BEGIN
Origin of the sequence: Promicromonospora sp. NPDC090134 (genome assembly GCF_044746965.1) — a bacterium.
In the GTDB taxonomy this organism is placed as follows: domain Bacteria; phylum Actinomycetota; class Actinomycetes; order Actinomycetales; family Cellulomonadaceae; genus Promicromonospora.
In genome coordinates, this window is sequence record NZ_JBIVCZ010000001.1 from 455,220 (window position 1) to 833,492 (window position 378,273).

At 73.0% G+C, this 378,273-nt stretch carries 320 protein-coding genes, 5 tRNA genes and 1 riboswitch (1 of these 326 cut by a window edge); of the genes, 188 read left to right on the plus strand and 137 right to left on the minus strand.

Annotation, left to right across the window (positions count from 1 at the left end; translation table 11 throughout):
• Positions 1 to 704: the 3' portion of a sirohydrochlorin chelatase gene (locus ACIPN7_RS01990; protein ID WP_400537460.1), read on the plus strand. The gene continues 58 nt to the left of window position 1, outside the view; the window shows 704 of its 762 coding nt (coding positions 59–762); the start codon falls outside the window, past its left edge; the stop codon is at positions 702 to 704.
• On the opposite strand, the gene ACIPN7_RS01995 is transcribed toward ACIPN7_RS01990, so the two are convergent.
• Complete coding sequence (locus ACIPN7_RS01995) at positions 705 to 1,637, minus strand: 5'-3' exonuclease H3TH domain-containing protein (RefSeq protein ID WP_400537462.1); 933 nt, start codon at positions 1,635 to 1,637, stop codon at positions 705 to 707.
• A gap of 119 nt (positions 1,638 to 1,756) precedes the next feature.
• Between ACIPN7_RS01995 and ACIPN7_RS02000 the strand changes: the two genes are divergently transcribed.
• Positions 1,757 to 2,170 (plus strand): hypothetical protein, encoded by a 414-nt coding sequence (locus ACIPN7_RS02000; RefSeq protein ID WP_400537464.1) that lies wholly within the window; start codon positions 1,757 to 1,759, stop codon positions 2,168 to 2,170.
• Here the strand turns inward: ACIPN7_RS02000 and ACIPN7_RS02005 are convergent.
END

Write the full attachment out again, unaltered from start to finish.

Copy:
Origin of the sequence: Promicromonospora sp. NPDC090134 (genome assembly GCF_044746965.1) — a bacterium.
In the GTDB taxonomy this organism is placed as follows: domain Bacteria; phylum Actinomycetota; class Actinomycetes; order Actinomycetales; family Cellulomonadaceae; genus Promicromonospora.
In genome coordinates, this window is sequence record NZ_JBIVCZ010000001.1 from 455,220 (window position 1) to 833,492 (window position 378,273).

At 73.0% G+C, this 378,273-nt stretch carries 320 protein-coding genes, 5 tRNA genes and 1 riboswitch (1 of these 326 cut by a window edge); of the genes, 188 read left to right on the plus strand and 137 right to left on the minus strand.

Annotation, left to right across the window (positions count from 1 at the left end; translation table 11 throughout):
• Positions 1 to 704: the 3' portion of a sirohydrochlorin chelatase gene (locus ACIPN7_RS01990; protein ID WP_400537460.1), read on the plus strand. The gene continues 58 nt to the left of window position 1, outside the view; the window shows 704 of its 762 coding nt (coding positions 59–762); the start codon falls outside the window, past its left edge; the stop codon is at positions 702 to 704.
• On the opposite strand, the gene ACIPN7_RS01995 is transcribed toward ACIPN7_RS01990, so the two are convergent.
• Complete coding sequence (locus ACIPN7_RS01995) at positions 705 to 1,637, minus strand: 5'-3' exonuclease H3TH domain-containing protein (RefSeq protein ID WP_400537462.1); 933 nt, start codon at positions 1,635 to 1,637, stop codon at positions 705 to 707.
• A gap of 119 nt (positions 1,638 to 1,756) precedes the next feature.
• Between ACIPN7_RS01995 and ACIPN7_RS02000 the strand changes: the two genes are divergently transcribed.
• Positions 1,757 to 2,170 (plus strand): hypothetical protein, encoded by a 414-nt coding sequence (locus ACIPN7_RS02000; RefSeq protein ID WP_400537464.1) that lies wholly within the window; start codon positions 1,757 to 1,759, stop codon positions 2,168 to 2,170.
• Here the strand turns inward: ACIPN7_RS02000 and ACIPN7_RS02005 are convergent.